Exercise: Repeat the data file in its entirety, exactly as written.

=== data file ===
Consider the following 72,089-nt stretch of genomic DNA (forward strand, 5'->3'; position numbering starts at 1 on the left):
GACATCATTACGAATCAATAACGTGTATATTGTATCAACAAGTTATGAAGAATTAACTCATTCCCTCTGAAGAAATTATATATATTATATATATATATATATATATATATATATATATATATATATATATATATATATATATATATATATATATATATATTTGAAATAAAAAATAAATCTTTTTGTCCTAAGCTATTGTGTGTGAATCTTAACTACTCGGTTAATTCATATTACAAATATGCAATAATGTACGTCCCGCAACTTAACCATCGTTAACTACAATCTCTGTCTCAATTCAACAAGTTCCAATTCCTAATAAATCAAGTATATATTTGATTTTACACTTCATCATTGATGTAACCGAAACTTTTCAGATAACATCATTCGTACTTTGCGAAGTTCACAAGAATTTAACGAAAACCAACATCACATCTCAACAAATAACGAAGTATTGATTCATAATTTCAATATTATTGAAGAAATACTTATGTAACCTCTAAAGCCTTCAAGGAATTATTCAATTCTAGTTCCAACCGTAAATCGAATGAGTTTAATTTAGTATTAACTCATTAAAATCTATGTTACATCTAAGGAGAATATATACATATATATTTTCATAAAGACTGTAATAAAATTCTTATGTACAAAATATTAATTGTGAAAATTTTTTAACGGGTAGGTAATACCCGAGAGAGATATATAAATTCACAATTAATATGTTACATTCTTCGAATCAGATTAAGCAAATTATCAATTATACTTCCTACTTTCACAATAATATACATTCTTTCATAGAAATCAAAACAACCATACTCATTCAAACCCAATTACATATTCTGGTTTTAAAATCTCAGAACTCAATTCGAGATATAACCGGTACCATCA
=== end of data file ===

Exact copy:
Consider the following 72,089-nt stretch of genomic DNA (forward strand, 5'->3'; position numbering starts at 1 on the left):
GACATCATTACGAATCAATAACGTGTATATTGTATCAACAAGTTATGAAGAATTAACTCATTCCCTCTGAAGAAATTATATATATTATATATATATATATATATATATATATATATATATATATATATATATATATATATATATATATATATATATATATTTGAAATAAAAAATAAATCTTTTTGTCCTAAGCTATTGTGTGTGAATCTTAACTACTCGGTTAATTCATATTACAAATATGCAATAATGTACGTCCCGCAACTTAACCATCGTTAACTACAATCTCTGTCTCAATTCAACAAGTTCCAATTCCTAATAAATCAAGTATATATTTGATTTTACACTTCATCATTGATGTAACCGAAACTTTTCAGATAACATCATTCGTACTTTGCGAAGTTCACAAGAATTTAACGAAAACCAACATCACATCTCAACAAATAACGAAGTATTGATTCATAATTTCAATATTATTGAAGAAATACTTATGTAACCTCTAAAGCCTTCAAGGAATTATTCAATTCTAGTTCCAACCGTAAATCGAATGAGTTTAATTTAGTATTAACTCATTAAAATCTATGTTACATCTAAGGAGAATATATACATATATATTTTCATAAAGACTGTAATAAAATTCTTATGTACAAAATATTAATTGTGAAAATTTTTTAACGGGTAGGTAATACCCGAGAGAGATATATAAATTCACAATTAATATGTTACATTCTTCGAATCAGATTAAGCAAATTATCAATTATACTTCCTACTTTCACAATAATATACATTCTTTCATAGAAATCAAAACAACCATACTCATTCAAACCCAATTACATATTCTGGTTTTAAAATCTCAGAACTCAATTCGAGATATAACCGGTACCATCA